Affirm Holdings Inc. stock soared 40% in after-hours trading on Friday after the fintech startup announced a partnership with Amazon.com Inc. to allow customers to pay overtime at Amazon’s checkout.
Affirm will be accessible to “select” Amazon customers who spend $50 or more, and Amazon aims to make Affirm available to additional consumers “in the coming months,” according to Affirm. Affirm AFRM was down 3% on the regular trading day. After closing the trading session up 1%, Amazon.com’s stock, AMZN, was flat.
According to an Amazon.com representative, Amazon “is constantly trying to provide flexible payment alternatives, and Affirm does just that” with no late or hidden penalties. Companies like Affirm, which enable customers to buy now and pay later, take a different approach to the traditional layaway plan, allowing people to pay in installments and pay either basic interest or no interest at all, while still having instant access to their purchases.
The two firms are now testing the service with a small group of consumers. Over the following few months, the service should be expanded further. Customers who purchase $50 or more on Amazon will soon be able to divide their payments into numerous monthly installments. Customers will see the whole amount they’ll pay under the payment arrangement upfront, and they’ll never pay more than what they agree to at checkout, according to Affirm.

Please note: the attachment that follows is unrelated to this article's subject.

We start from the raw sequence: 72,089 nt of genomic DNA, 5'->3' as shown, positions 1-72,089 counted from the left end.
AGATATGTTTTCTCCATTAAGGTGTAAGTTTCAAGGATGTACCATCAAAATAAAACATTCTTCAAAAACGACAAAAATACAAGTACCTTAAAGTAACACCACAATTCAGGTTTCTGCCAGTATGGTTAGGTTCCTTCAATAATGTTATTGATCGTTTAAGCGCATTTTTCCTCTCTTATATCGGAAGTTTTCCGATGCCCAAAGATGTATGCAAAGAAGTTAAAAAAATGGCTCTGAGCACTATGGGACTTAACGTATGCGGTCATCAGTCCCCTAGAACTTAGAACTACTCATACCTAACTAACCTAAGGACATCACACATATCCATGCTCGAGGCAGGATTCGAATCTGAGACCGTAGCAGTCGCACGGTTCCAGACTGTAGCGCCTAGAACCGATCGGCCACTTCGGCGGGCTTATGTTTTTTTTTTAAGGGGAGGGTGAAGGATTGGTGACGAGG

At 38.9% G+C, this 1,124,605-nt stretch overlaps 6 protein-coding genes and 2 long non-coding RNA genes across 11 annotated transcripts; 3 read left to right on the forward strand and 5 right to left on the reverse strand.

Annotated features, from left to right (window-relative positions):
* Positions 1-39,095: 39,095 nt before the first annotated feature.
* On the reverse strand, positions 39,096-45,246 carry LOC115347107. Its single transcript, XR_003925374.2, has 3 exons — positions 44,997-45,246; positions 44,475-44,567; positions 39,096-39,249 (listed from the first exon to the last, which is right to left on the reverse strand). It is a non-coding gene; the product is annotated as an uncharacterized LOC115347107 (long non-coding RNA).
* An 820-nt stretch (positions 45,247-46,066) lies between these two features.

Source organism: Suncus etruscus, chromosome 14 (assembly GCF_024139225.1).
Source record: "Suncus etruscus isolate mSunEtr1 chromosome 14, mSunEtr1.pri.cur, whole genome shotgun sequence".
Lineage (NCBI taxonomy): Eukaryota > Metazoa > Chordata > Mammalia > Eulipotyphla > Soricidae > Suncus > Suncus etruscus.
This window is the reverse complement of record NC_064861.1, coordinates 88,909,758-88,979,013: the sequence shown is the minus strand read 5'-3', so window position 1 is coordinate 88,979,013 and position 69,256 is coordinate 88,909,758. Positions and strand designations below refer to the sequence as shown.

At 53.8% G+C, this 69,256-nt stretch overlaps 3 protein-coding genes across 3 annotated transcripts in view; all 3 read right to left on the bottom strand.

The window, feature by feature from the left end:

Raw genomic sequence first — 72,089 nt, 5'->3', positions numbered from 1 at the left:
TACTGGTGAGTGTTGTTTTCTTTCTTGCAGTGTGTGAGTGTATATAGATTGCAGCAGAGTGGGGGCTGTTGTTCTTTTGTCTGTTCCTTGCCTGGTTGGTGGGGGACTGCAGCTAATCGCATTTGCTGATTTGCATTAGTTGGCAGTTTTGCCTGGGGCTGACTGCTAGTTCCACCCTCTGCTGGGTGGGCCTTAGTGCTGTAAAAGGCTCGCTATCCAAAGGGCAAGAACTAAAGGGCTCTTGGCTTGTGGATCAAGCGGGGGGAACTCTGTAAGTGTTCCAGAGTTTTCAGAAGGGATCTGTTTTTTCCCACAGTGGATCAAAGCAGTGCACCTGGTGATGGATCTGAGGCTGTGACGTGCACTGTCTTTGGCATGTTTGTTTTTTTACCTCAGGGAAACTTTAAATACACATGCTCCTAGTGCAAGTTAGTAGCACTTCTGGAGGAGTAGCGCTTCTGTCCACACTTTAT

The service will be free of late fees and hidden costs, in keeping with Affirm’s aim to “provide honest financial products that enhance lives.” The payment network of Affirm is built on the principles of trust, transparency, and putting customers first.
Affirm’s stock soared earlier this month on news that Apple Inc. AAPL, percent was preparing to make it available to Canadians wanting to purchase Apple gadgets.
Amazon didn’t bid for Affirm
There was no indication of a closer partnership with Amazon in the Affirm press release. Some investors may have been surprised by this, particularly in light of Square’s (NYSE: SQ) recent $29 billion takeover offer for Australian buy-now-pay-later behemoth Afterpay. Following Square’s announcement, many speculated that Affirm would be the next target.
However, at the time, it wasn’t obvious if a corporation on the scale of Amazon would need to collaborate with Affirm. It is arguable that developing its own solution would not have been difficult. However, now that it has shifted its attention to Affirm, the logical follow-up question is why Amazon did not simply make a bid for the company.
The reason might be as simple as this: Amazon wants to offer a service to make things easier for consumers, but it does not want to be responsible for it. Working with Affirm independently eliminates a slew of issues that come with a buyout. It also eliminates extra antitrust issues, such as those that Amazon faces whenever it considers a merger.
The Amazon transaction appears to open the door for another business to try to buy Affirm. If that happens, the potential buyer will have to pay a lot more now than it would have paid last week.
Square SQ, percent said earlier this month that it planned to purchase Affirm’s rival Afterpay for $29 billion. Peloton Interactive Inc. PTON is one of Affirm’s biggest clients, and the company went public in January, raising at least $1.2 billion. However, the stock has dropped by 25% since then.